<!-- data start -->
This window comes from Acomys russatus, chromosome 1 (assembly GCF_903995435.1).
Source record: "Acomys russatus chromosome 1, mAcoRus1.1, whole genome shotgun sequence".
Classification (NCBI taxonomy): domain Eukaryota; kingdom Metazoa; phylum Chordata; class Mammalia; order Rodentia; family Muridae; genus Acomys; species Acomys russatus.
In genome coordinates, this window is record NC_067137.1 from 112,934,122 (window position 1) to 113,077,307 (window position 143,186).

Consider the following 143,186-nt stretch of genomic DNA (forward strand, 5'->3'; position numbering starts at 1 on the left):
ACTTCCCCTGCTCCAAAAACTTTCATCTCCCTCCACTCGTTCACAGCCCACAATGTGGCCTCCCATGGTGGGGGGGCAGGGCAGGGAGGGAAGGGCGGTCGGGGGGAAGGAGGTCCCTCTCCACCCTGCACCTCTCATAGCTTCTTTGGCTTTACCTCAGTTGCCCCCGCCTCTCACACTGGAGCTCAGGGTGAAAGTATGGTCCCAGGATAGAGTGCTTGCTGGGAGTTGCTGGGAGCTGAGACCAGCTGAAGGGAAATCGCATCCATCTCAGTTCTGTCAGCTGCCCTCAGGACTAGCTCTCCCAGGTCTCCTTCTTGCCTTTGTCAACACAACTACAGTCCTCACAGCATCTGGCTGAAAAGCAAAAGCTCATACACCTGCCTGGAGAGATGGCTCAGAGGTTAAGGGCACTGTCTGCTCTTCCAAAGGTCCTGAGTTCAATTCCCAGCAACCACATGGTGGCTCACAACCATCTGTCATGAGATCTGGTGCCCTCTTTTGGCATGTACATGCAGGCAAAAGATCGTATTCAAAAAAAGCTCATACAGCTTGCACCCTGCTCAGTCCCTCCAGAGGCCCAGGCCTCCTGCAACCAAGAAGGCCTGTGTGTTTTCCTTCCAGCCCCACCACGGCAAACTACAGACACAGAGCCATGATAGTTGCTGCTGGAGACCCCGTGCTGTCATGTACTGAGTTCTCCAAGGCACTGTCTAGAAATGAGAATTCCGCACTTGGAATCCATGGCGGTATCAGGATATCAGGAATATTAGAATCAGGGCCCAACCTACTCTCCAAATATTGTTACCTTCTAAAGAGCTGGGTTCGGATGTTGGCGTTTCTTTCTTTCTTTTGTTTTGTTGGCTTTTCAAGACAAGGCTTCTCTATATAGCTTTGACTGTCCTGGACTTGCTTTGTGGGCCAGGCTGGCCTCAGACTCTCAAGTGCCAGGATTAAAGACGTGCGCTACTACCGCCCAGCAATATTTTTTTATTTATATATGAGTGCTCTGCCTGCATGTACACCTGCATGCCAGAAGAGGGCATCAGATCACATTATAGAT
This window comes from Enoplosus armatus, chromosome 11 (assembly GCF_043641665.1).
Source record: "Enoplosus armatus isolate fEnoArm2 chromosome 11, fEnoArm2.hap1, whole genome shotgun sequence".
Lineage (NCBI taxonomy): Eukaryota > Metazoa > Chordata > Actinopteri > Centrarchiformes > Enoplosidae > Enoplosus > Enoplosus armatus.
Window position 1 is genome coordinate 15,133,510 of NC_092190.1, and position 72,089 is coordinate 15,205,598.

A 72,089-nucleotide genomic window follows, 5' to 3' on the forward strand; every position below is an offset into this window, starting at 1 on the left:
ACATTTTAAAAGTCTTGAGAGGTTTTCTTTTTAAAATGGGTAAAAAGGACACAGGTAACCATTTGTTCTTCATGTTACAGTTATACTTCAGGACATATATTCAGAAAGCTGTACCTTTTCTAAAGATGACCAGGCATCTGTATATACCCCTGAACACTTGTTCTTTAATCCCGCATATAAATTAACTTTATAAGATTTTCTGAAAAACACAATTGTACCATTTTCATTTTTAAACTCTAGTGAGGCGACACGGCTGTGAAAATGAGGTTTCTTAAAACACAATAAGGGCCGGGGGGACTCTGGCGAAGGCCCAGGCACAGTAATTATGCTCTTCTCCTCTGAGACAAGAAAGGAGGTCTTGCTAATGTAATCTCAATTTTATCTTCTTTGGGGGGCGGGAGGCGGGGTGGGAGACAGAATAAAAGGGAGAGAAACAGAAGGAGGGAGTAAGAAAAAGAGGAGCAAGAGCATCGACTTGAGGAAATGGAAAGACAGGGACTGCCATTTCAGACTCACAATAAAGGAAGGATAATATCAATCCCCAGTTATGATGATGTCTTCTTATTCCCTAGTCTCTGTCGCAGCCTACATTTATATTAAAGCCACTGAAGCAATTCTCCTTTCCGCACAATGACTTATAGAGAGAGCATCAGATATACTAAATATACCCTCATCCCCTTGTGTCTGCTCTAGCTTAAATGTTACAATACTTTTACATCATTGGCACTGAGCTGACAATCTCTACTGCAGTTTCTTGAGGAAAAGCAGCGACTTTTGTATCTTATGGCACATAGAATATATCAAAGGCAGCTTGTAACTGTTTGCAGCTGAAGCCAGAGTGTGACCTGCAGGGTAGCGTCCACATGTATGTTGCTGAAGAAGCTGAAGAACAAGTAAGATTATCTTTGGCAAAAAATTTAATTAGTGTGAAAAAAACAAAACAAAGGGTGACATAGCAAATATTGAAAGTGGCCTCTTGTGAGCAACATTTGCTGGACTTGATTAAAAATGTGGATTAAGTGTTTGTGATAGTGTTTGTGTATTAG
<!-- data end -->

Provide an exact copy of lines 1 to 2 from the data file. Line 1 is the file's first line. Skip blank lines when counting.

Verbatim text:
This window comes from Acomys russatus, chromosome 1 (assembly GCF_903995435.1).
Source record: "Acomys russatus chromosome 1, mAcoRus1.1, whole genome shotgun sequence".